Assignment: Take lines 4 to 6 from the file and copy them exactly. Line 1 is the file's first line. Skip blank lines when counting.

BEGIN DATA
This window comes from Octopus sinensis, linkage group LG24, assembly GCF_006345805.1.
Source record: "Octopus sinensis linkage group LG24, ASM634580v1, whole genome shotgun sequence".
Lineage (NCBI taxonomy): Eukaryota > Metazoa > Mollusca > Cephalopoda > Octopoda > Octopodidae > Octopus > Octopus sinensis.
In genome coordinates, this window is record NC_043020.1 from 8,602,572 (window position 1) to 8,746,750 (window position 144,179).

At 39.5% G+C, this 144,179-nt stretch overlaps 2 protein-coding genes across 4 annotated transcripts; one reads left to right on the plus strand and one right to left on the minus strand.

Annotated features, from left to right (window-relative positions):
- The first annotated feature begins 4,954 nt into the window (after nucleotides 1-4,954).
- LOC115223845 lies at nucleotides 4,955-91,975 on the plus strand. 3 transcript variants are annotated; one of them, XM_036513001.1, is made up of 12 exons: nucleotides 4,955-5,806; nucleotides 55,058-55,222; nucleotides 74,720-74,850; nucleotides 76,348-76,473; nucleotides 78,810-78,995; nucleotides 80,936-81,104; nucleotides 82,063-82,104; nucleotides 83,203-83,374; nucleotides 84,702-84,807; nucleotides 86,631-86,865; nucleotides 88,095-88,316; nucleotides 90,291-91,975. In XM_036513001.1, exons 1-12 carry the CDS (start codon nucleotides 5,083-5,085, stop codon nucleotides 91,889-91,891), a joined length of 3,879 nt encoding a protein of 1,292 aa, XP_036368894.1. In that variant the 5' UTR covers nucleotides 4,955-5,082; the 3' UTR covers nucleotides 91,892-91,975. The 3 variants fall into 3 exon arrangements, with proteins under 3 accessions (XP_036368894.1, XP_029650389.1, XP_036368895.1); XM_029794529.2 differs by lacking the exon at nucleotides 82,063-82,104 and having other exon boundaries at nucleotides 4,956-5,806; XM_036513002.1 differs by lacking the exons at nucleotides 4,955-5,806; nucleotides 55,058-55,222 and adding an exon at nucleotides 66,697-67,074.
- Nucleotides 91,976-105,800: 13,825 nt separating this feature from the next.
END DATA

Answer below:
In genome coordinates, this window is record NC_043020.1 from 8,602,572 (window position 1) to 8,746,750 (window position 144,179).

At 39.5% G+C, this 144,179-nt stretch overlaps 2 protein-coding genes across 4 annotated transcripts; one reads left to right on the plus strand and one right to left on the minus strand.

Annotated features, from left to right (window-relative positions):